a big responsibility and a big honour being [named] captain, but it didn’t change the way I played.” The teen, who attends Dr. Charles Best Secondary, will return to the Chiefs lineup this weekend and is also expected to dress for the Coquitlam Express tonight, 7 p.m. against the Chilliwack Chiefs, and Monday for a 2 p.m. tilt in South Surrey. “It’s a great opportunity for me. I just have to keep my feet moving and focused on every shift. You can’t take one shift off, because you could be injured or cause a goal. It’s a very quick pace,” he said.

Meanwhile, his major midget team soldiered on without the B.C. circuit’s leading scorer, falling 6-3 and 6-0 to the second-place Vancouver Northwest Giants. The back-to-back losses ended a six-game unbeaten streak for the Chiefs. “The [first] game was a lot closer than it looked — Vancouver got a couple of goals off funny bounces late,” remarked coach Doneau Menard. “It was disappointing to see us come out flat in the second game.” The Chiefs play the Fraser Valley Thunderbirds this weekend, including a home tilt, Sunday 11:45 a.m. at Coquitlam Planet Ice.

the right approach, but my intention was,” said Corazzin. “We had a player lying motionless on the ground from a hit to the head and I believe the referee was negligent in not considering the health and well being of a player. That was what I was reacting to. .. Every one of these guys need to go to work on Monday.” Jones just began light workouts this week, with no timetable for his return to the pitch. The Wolves look to keep the streak going with a Saturday game, 3 p.m. at Town Centre East, against West Van.

Children are poor in this city. Do something about it.

Chiefs struggle against Giants  CONTINUED FROM PAGE 31.

[premier] league,” said the 32-year-old Huggon. “We have a huge contingent of youngsters, which is a credit to the club.” The team’s latest successful string coincides with a suspension to head coach Carlo Corazzin — who is still awaiting a ruling to the length of his penalty. The Canadian Soccer Hall of Fame member was suspended after an outburst during a game Oct. 20 against Columbus FC. Coquitlam’s Kyle Jones suffered a concussion from a blow to the head that the referee ignored, according to Corazzin. “My actions and my swearing weren’t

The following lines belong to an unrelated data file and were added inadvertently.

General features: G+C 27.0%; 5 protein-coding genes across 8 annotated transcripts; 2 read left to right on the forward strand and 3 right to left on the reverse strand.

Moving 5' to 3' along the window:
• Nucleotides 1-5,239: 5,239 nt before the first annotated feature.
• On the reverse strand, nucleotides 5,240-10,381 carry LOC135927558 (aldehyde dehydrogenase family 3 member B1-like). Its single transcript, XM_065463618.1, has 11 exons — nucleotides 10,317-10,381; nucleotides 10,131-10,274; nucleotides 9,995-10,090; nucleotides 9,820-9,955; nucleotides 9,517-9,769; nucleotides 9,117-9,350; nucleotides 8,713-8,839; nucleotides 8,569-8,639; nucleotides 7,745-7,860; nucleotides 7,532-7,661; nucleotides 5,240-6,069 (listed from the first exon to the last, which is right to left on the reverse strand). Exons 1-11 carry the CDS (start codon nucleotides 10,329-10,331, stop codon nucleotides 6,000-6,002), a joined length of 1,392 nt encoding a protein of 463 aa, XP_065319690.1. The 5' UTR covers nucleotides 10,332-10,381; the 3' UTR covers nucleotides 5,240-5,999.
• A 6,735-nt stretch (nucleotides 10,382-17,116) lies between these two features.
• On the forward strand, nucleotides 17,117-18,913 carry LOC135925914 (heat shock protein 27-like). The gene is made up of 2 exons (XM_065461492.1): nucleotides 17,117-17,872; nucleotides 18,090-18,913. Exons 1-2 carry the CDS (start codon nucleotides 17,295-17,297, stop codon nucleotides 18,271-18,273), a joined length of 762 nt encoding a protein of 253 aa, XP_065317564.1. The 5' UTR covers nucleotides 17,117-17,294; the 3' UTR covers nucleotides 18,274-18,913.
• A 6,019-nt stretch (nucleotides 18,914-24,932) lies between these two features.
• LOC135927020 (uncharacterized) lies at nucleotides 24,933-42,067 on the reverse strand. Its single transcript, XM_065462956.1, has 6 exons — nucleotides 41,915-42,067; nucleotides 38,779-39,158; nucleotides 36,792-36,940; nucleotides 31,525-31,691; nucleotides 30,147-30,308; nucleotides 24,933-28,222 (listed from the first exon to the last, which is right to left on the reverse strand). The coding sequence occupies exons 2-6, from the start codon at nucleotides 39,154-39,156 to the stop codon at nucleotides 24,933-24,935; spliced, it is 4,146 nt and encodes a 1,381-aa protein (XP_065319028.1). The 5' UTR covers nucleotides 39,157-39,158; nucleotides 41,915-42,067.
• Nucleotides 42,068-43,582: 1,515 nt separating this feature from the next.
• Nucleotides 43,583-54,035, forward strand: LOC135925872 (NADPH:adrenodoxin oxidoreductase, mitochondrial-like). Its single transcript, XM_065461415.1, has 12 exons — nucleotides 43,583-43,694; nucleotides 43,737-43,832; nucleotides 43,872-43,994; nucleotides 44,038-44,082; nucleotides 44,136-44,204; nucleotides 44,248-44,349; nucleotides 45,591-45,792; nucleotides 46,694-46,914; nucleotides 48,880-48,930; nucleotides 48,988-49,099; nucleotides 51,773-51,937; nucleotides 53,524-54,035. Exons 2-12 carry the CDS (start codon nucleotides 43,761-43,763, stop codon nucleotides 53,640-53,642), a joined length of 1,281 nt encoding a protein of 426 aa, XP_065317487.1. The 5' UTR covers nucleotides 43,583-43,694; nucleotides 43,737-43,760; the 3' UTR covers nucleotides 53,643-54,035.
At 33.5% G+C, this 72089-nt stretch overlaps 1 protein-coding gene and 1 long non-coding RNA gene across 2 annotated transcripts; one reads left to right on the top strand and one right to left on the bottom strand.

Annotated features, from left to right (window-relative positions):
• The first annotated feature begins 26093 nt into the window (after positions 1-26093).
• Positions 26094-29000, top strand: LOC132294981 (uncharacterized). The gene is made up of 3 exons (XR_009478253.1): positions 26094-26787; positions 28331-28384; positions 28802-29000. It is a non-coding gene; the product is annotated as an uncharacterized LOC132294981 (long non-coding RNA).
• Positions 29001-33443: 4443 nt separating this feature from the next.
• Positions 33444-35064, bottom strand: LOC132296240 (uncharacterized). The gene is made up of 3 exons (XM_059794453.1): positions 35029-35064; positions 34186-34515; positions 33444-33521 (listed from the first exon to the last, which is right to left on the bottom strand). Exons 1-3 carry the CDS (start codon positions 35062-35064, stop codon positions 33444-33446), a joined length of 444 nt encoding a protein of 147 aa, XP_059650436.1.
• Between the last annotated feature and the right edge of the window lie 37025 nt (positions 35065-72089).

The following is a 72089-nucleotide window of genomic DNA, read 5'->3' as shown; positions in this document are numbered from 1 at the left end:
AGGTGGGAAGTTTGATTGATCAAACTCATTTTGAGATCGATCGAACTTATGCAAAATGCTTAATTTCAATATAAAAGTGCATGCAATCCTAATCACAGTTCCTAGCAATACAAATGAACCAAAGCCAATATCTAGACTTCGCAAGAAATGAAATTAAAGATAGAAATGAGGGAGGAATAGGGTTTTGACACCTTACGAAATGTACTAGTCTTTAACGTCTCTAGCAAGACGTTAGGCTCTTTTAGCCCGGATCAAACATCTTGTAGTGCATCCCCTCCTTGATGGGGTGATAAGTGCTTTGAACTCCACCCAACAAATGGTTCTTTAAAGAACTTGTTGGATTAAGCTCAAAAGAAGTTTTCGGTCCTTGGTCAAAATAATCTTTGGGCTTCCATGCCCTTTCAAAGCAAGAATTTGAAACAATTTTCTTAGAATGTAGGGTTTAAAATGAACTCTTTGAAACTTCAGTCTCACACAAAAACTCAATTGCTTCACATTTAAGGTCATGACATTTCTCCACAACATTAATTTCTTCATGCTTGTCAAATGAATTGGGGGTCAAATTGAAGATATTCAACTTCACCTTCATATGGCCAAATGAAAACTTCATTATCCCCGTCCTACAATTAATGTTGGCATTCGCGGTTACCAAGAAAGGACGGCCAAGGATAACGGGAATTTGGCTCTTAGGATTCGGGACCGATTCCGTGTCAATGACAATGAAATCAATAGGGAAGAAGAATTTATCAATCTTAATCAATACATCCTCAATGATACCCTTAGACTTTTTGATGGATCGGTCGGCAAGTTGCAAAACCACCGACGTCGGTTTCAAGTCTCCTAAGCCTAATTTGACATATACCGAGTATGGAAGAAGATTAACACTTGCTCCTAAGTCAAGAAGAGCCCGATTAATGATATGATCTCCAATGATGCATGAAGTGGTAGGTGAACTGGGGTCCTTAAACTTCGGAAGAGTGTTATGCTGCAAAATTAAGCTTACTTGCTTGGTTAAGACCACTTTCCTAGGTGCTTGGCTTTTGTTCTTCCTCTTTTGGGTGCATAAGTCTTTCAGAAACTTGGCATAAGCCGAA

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Friday, November 9, 2012

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1232

Obituaries

Drivers

$1000 SIGNING Bonus 5 owner operators with T/A Tractors and Port Permits are required immediately for local container work. Forward BC abstract along with contact number to dispatch@team-transport.com Subject to terms and conditions, includes some evening work.

JUDE, Robert (Bob) May 24, 1938 - October 24, 2012 Bob passed away peacefully on the morning of October 24th, 2012, at the McKenney Creek Hospice with his family by his side, after a courageous 3 year battle against cancer. He will be truly missed by his wife, Jo-Ann, his children Bob (Caroldean), Paul (Jodie), Tim (Kristi), and his grandchildren, Bobby, Avery, Greg, Heather, Emily and Jacob, as well as many other relatives and friends. Bob was a great person who loved his wife, children and grandchildren dearly. He will be remembered for the great example he lived by everyday by putting his family first. He also will be remembered for his great sense of humour and wacky antics that always kept us laughing. His spirit will be carried inside the hearts of all who knew him. Memorial contributions may be made to McKenney Creek Hospice in Maple Ridge and/or the Canadian Cancer Society. Service to be held at 2:00 pm, Saturday November 10th, 2012. Burquitlam Funeral Home, 625 North Road, Coquitlam, BC